We go on to create an object that has a talk method that references the loneGuy function. When the talk method is invoked, its parent object, averageJoe now becomes the this value:

let averageJoe = {
  name: "Joe",
  talk: loneGuy
}
averageJoe.talk()  //   {name: "Joe", talk: ƒ}

We create another object anotherAverageJoe whose speak method is a reference to averageJoe.talk. The speak method is invoked via its parent object anotherAverageJoe, which is rightly outputted as the this value.

let anotherAverageJoe = {
  name: "Another Joe",
  speak: averageJoe.talk
}
anotherAverageJoe.speak()  //  {name: "Another Joe", speak: ƒ}

We create a new variable anotherLoneGuy and pass it a reference to anotherAverageJoe.speak. We go ahead to invoke it in a straightforward manner and sure enough, it gets the window object as its this value.

let anotherLoneGuy = anotherAverageJoe.speak
anotherLoneGuy()  //  window object

Next, we invoke the newly created anotherLoneGuy via the built-in apply method and explicitly provide averageJoe as its function context. Expectedly, it runs and logs averageJoe as its this value. We also invoke averageJoe.talk via the call method and provide anotherAverageJoe as its function context which it duly outputs as its this value, despite being a method in averageJoe.

anotherLoneGuy.apply(averageJoe)  //  {name: "Joe", talk: ƒ}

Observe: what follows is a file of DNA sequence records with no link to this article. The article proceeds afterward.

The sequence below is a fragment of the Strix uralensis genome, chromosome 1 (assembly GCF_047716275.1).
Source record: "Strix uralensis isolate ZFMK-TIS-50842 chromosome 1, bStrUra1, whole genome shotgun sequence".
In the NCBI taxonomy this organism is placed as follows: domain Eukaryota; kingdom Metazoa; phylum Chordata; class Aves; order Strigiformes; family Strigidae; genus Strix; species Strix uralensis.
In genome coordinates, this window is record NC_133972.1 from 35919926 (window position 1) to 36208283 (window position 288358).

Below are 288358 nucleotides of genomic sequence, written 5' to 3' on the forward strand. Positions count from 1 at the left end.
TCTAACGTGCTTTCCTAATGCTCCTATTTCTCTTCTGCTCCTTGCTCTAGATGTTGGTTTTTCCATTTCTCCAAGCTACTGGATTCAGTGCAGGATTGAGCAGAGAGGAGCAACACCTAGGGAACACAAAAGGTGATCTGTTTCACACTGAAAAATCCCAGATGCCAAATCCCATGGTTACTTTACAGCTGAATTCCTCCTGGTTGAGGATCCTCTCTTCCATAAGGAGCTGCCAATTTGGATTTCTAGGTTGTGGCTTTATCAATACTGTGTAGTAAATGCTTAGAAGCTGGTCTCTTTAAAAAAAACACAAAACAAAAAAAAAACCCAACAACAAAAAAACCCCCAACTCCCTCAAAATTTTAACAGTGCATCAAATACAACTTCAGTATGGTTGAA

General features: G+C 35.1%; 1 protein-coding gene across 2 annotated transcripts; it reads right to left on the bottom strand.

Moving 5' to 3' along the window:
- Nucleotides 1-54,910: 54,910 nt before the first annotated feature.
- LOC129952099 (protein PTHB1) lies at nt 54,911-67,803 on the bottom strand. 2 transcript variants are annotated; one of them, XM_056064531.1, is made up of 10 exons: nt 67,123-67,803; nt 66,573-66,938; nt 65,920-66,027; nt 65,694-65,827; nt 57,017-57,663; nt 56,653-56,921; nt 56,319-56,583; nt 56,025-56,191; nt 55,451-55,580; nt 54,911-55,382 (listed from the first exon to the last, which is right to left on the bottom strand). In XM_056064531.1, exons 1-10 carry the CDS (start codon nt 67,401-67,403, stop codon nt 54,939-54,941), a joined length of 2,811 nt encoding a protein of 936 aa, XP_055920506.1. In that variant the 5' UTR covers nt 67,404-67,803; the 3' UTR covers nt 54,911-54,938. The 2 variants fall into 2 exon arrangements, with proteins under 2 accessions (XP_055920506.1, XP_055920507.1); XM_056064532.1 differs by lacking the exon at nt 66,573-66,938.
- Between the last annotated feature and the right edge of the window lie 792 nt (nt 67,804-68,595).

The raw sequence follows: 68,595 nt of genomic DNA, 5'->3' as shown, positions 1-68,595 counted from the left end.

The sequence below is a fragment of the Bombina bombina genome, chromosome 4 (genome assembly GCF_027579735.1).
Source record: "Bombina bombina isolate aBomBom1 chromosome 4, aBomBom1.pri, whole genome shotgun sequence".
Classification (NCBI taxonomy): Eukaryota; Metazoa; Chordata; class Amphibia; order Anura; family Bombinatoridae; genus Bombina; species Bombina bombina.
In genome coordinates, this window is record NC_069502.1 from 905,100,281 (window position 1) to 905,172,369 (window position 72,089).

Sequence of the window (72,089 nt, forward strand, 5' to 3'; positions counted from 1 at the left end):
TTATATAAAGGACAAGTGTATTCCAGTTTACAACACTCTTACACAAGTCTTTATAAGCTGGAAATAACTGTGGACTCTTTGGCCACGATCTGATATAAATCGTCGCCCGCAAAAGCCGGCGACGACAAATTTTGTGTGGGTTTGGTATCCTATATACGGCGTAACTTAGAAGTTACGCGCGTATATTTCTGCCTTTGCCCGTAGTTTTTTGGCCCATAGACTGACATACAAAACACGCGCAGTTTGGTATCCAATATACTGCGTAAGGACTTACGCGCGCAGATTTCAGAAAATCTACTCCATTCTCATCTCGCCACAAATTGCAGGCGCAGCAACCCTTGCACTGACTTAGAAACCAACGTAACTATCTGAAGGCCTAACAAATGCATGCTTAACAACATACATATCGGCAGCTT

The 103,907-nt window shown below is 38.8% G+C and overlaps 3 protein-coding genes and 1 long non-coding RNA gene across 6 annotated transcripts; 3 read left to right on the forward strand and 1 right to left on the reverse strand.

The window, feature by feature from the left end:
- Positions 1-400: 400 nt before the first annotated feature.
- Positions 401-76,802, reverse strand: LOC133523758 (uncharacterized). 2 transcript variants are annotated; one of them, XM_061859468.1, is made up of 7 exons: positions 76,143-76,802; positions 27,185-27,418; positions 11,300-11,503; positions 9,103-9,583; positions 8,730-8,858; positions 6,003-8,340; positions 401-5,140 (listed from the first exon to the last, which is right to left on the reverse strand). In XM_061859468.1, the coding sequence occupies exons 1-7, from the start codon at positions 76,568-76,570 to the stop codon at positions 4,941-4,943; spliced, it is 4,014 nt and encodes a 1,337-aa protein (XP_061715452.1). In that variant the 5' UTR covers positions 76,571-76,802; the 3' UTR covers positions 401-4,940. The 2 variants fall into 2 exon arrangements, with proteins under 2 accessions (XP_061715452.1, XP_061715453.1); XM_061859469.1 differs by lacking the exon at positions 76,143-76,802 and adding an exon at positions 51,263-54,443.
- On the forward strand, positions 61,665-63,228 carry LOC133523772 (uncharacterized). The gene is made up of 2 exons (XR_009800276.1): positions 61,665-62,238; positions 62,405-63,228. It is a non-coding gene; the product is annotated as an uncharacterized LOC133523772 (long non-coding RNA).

averageJoe.talk.call(anotherAverageJoe)  //  {name: "Another Joe", speak: ƒ}

From all the passing around and reassigning of our initial function, we can see that whilst where and how a function is defined may have a hand in how its this value is arrived at, how it eventually gets invoked is the most determining factor.


The curious case of arrow functions

Arrow functions came with ES6 and brought new elegance to how functions were wielded in JavaScript. They discarded some of the syntactic baggage of traditional functions and allowed functions to be expressed more succinctly and lucidly.

Arrow function expressions weren't just a syntactic retailoring of traditional functions though. They differed not only in syntax but slightly in behavior as well, one of which being how function context is determined. Arrow functions don’t have their own this value. Instead, they remember the value of the this parameter at the time of their definition.

Let's understand this by walking through some code.

function randomGuy() {
  function regularFunc() {
    console.log(this)
  }

  const arrowFunc = () => {
    console.log(this)
  }

  regularFunc()
  arrowFunc()
}
randomGuy()
//  regularFunc –> window object
//  arrowFunc –> window object


let averageJoe = {
  name: "Joe",
  talk: randomGuy
}
averageJoe.talk()
//  regularFunc –> window object
//  arrowFunc –> {name: "Joe", talk: ƒ}


To begin, we define a randomGuy function, inside of which we house two other functions—a normal function regularFunc and an arrow function expression arrowFunc—both of which log the value of this inside their respective bodies.